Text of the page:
Dr Ozgun Sarimehmet Duman, Associate Fellow, EU Centre in Singapore
22 May 2012
SR 607, Level 6, NTU@one-north campus, Executive Centre 11 Slim Barracks Rise (off North Buona Vista Road) Singapore 138664
3.30 – 5 pm
EUC Associate Fellow Dr Ozgun S. Duman considered the nature and degree to which social and employment policies have been Europeanised in the two countries to answer the question: Does Brussels have more leverage on accession states than member states?
Social and employment policies constitute the core of economic transformation in Europe. In the EU, labour market reforms have generally been undertaken to achieve greater labour flexibility and make labour costs more competitive (through deregulation). They are the major instruments of increasing competitiveness and growth in the EU, and productivity and efficiency in the labour market. The two main Union-wide programmes have shaped these policy areas, leading to the convergence of social protection goals and policies across the EU are the European Employment Strategy and the Lisbon Strategy.
In accession states, labour market reforms are placed at the centre of accession criteria, though not as comprehensive as in member states. Their commitment to membership serves as a ground for legitimacy for labour market reforms domestically – Turkey is subject to Maastricht convergence criteria.
As a consequence of the introduction of the Single Market Act, which saw the removal of physical, technical, and fiscal barriers to trade within the union, policy makers were left with only labour market policies and other supply-side strategies to increase competitiveness. As a result, this has facilitated labour market reforms in member states. Furthermore, euro zone countries that had to adhere to the Maastricht Criteria were left without the ability to make use of monetary policy mechanisms to increase competitiveness.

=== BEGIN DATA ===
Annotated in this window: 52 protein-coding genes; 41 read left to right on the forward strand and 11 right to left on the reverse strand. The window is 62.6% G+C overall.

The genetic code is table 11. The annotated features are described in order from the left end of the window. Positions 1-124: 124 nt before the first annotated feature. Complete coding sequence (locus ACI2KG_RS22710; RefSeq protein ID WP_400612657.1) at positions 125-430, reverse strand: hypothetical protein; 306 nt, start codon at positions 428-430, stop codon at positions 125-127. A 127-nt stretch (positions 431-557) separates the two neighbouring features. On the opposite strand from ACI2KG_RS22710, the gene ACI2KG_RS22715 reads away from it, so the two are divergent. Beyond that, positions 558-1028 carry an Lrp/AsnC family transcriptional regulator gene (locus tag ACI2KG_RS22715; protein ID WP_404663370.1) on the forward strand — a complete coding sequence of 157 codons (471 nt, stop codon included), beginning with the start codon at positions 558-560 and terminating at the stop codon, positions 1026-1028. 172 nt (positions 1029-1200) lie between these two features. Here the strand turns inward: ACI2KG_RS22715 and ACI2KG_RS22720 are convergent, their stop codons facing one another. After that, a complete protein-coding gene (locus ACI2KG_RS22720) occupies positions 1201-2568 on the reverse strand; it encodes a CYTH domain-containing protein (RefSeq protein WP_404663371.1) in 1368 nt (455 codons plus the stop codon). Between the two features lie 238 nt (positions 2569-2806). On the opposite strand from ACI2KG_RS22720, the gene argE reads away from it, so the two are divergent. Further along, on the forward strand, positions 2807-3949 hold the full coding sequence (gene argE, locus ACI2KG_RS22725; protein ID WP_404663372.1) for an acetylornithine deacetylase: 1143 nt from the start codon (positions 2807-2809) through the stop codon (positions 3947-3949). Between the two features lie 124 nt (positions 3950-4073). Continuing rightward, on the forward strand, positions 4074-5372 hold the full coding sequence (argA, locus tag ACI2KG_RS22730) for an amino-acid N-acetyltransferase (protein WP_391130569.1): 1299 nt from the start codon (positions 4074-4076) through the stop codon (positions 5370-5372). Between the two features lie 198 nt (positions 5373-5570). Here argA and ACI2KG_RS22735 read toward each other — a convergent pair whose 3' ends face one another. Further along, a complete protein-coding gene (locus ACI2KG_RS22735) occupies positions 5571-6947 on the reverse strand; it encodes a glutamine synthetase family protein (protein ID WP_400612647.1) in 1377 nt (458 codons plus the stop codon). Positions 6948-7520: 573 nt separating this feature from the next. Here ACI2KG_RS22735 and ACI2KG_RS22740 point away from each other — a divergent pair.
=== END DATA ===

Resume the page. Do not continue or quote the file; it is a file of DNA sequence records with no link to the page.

Economic transformation in Greece and Turkey took different paths. From Dr Duman’s findings, accession states have the potential to be more Europeanised than member states. Labour market reforms were more comprehensive in Turkey and comparatively limited in Greece. Turkey’s social and employment policies are also more closely aligned with the EU than Greece’s have been. In Greece, where economic transformation was initiated by a civilian government, and there were few deunionisation policies, there was limited scope and effect of reforms because of strong resistance and social unrest. Thus, deregulation and flexibilisation were immediate but partial. In Turkey, however, economic transformation was initiated by a military government, with very comprehensive deunionisation policies. There was little resistance as reforms were narrow in scope and effect much more gradual. In this case, Brussels has had more leverage over accession states than it does on its member states.
During the question and answer session that followed, those in attendance questioned why it was so hard for Greece to reform its labour markets, which fed into the current debate over the usefulness of austerity measures, and the possibilities of growth under conditions of austerity. A brief exchange was also conducted on the possible consequences of Greece leaving the Euro.